How can I become a manager of R&D at a company?

March 1, 2004
What do I need to do to be in charge of R&D in a company? I joined a couple of startups that failed during the bubble...
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Q: What do I need to do to be in charge of R&D in a company? I joined a couple of startups that failed during the bubble and am now back to academic research.

A: It takes more than being a successful researcher or a recognized authority in one or more technical areas to become a chief technology officer (CTO) or vice president of R&D. The ones I know are also savvy business people, good leaders, and good managers. They almost always have a successful track record in developing products that are successful and important to the company. That would necessarily mean they have good project-management ability and are also good at picking products that can be successful in the market place. In order to do so, they know how to interact with marketing people and have the business intuition to work on only products that sell.

You can become a CTO by starting a company or, as most people do, earning the stripes as mentioned earlier. Either way, you need a successful track record. My suggestion is to shorten the time required to learn critical skills and earn a good reputation by first taking on simple products that can be developed quickly, and progressively taking on bigger projects. In each case, oversee the entire product cycle from working with marketing and customers during the process of choosing the right product, developing it, transferring it to manufacturing, and interacting with marketing to launch the product. The point is, in today's fast-moving world, "multidisciplinary" should also include business knowledge, even for a technologist.

Q: Three of us in engineering are starting a company to eventually raise money from venture capitalists. How do we divide up the company since we cannot predict what responsibilities each of us can grow to assume?

A: First, I'll give you a direct answer before broadening the discussion to be helpful to others who may be contemplating entrepreneurship. You don't have much of an issue if your goal is to distribute ownership fairly based on each person's contribution. Since you have more or less the same skill set at this stage, you can divide up the company almost equally, but with some consideration given to the role each of you signed on to play. As the company grows, you can grant additional stock options based on the relative contribution and the role each is able to grow into. It is not logical to grant a huge amount of stock to one person just because he or she wants to be CEO, for example. If that person later must be replaced, you will then have to deal with the messy situation of having to buy the shares back or cancel the options. Further, a major adjustment is likely to occur when venture capitalists come on board because they will insist that the stock distribution is done right.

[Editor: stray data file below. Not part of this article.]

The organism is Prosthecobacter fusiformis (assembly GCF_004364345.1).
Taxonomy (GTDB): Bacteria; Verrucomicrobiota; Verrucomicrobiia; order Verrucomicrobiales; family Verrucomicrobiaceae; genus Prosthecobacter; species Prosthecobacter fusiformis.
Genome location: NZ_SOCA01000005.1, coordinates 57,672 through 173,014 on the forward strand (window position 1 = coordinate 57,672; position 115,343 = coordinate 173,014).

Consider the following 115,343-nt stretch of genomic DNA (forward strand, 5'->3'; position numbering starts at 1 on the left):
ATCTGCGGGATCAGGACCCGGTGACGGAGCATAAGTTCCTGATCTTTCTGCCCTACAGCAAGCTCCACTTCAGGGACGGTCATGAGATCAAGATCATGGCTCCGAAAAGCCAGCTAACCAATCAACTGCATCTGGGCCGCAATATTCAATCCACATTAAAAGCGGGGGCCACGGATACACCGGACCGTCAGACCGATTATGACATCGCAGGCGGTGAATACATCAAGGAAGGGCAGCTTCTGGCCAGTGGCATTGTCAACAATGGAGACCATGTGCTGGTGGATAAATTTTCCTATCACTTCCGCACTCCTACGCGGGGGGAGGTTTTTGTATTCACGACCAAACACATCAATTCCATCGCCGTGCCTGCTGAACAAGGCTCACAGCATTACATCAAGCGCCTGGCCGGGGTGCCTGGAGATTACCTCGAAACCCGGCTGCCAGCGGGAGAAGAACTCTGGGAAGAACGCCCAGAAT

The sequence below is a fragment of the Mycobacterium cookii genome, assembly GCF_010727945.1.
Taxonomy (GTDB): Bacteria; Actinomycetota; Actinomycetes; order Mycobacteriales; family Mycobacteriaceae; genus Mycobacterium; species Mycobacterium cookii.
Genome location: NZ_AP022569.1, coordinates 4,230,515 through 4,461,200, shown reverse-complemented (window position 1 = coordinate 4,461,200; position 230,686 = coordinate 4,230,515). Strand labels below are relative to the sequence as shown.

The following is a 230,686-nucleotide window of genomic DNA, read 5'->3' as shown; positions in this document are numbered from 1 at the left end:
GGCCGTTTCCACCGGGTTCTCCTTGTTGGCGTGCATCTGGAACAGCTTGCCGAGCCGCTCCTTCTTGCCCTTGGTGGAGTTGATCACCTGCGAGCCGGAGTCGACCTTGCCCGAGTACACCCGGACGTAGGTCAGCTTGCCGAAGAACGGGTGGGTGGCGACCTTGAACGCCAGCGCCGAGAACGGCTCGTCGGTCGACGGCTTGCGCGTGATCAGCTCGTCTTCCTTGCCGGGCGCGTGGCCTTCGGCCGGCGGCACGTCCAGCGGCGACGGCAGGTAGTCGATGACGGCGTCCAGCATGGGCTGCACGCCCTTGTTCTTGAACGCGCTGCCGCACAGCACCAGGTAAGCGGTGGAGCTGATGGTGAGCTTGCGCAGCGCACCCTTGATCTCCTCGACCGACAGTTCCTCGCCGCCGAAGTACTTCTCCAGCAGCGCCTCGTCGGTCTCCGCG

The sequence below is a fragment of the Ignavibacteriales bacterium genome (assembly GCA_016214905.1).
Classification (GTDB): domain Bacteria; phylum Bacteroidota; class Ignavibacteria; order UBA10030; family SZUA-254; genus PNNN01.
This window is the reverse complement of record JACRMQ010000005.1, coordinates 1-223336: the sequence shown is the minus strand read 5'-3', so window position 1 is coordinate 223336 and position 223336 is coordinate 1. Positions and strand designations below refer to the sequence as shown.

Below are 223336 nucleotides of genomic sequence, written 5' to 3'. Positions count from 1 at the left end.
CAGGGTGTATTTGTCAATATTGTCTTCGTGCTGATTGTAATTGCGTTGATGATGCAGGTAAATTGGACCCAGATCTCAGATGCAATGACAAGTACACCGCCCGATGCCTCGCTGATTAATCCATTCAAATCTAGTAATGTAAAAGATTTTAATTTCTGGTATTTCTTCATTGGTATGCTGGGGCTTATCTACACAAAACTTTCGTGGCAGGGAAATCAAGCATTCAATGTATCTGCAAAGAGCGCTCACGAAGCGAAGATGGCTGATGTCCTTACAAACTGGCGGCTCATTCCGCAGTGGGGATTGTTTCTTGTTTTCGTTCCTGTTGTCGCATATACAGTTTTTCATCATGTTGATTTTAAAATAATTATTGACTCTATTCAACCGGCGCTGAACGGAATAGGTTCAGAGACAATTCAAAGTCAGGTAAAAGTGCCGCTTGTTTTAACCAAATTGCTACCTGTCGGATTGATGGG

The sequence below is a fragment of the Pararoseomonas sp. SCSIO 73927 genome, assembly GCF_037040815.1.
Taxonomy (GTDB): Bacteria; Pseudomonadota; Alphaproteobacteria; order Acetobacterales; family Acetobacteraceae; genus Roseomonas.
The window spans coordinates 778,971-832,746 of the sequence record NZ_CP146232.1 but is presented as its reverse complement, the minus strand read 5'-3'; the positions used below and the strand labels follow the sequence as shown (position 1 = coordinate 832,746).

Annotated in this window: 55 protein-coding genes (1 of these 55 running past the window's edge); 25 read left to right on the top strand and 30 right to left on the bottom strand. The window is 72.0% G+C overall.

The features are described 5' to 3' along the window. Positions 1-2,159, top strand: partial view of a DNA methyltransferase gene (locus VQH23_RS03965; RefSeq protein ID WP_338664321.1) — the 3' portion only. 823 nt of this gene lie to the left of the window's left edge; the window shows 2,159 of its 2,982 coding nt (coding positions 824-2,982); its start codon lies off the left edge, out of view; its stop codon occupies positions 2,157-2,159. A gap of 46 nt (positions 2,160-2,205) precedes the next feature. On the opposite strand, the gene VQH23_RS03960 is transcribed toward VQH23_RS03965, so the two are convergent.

The problem I see in your case is that the founding team is too heavily biased toward technology. While this is fine initially because it makes an efficient project team to resolve technical uncertainties, you will soon need a complete team that possesses all of the skills required of a business. Challenge your team to do what the team is not naturally inclined to do, which is to reach out to potential customers, to learn whether the product is needed, and to do data mining to verify there is a big enough market to build a business. These moves will help ensure that you are working on the right product to lower market risk and will also help you develop a better understanding of what marketing entails. It will also help you effectively recruit a qualified marketing person. Most technical startup companies in our industry are VERY weak in marketing and it is not good to assume that this problem can be resolved simply by thinking "all I have to do is hire a good marketing person."

About the Author

Milton Chang

MILTON CHANG of Incubic Management was president of Newport and New Focus. He is currently director of mBio Diagnostics and Aurrion; a trustee of Caltech; a member of the SEC Advisory Committee on Small and Emerging Companies; and serves on advisory boards and mentors entrepreneurs. Chang is a Fellow of IEEE, OSA, and LIA. Direct your business, management, and career questions to him at [email protected], and check out his book Toward Entrepreneurship at

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